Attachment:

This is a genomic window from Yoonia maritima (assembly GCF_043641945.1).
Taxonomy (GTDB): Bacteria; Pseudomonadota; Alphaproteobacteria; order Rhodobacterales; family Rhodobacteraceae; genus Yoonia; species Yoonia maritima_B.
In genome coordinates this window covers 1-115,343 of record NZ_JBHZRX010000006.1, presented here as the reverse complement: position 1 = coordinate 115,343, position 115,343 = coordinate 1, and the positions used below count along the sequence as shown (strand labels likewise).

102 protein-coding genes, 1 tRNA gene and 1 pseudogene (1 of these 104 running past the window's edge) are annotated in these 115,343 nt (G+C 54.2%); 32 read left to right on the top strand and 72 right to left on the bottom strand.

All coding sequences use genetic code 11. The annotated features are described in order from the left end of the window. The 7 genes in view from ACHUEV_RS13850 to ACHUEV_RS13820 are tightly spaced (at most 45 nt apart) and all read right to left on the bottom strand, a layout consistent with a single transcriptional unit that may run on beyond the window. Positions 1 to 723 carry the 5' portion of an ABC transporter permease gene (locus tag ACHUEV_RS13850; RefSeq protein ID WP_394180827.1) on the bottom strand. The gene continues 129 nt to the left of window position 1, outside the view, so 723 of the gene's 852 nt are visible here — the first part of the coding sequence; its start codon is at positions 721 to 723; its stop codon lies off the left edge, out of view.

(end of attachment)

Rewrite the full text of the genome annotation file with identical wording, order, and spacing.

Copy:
This is a genomic window from Yoonia maritima (assembly GCF_043641945.1).
Taxonomy (GTDB): Bacteria; Pseudomonadota; Alphaproteobacteria; order Rhodobacterales; family Rhodobacteraceae; genus Yoonia; species Yoonia maritima_B.
In genome coordinates this window covers 1-115,343 of record NZ_JBHZRX010000006.1, presented here as the reverse complement: position 1 = coordinate 115,343, position 115,343 = coordinate 1, and the positions used below count along the sequence as shown (strand labels likewise).

102 protein-coding genes, 1 tRNA gene and 1 pseudogene (1 of these 104 running past the window's edge) are annotated in these 115,343 nt (G+C 54.2%); 32 read left to right on the top strand and 72 right to left on the bottom strand.

All coding sequences use genetic code 11. The annotated features are described in order from the left end of the window. The 7 genes in view from ACHUEV_RS13850 to ACHUEV_RS13820 are tightly spaced (at most 45 nt apart) and all read right to left on the bottom strand, a layout consistent with a single transcriptional unit that may run on beyond the window. Positions 1 to 723 carry the 5' portion of an ABC transporter permease gene (locus tag ACHUEV_RS13850; RefSeq protein ID WP_394180827.1) on the bottom strand. The gene continues 129 nt to the left of window position 1, outside the view, so 723 of the gene's 852 nt are visible here — the first part of the coding sequence; its start codon is at positions 721 to 723; its stop codon lies off the left edge, out of view.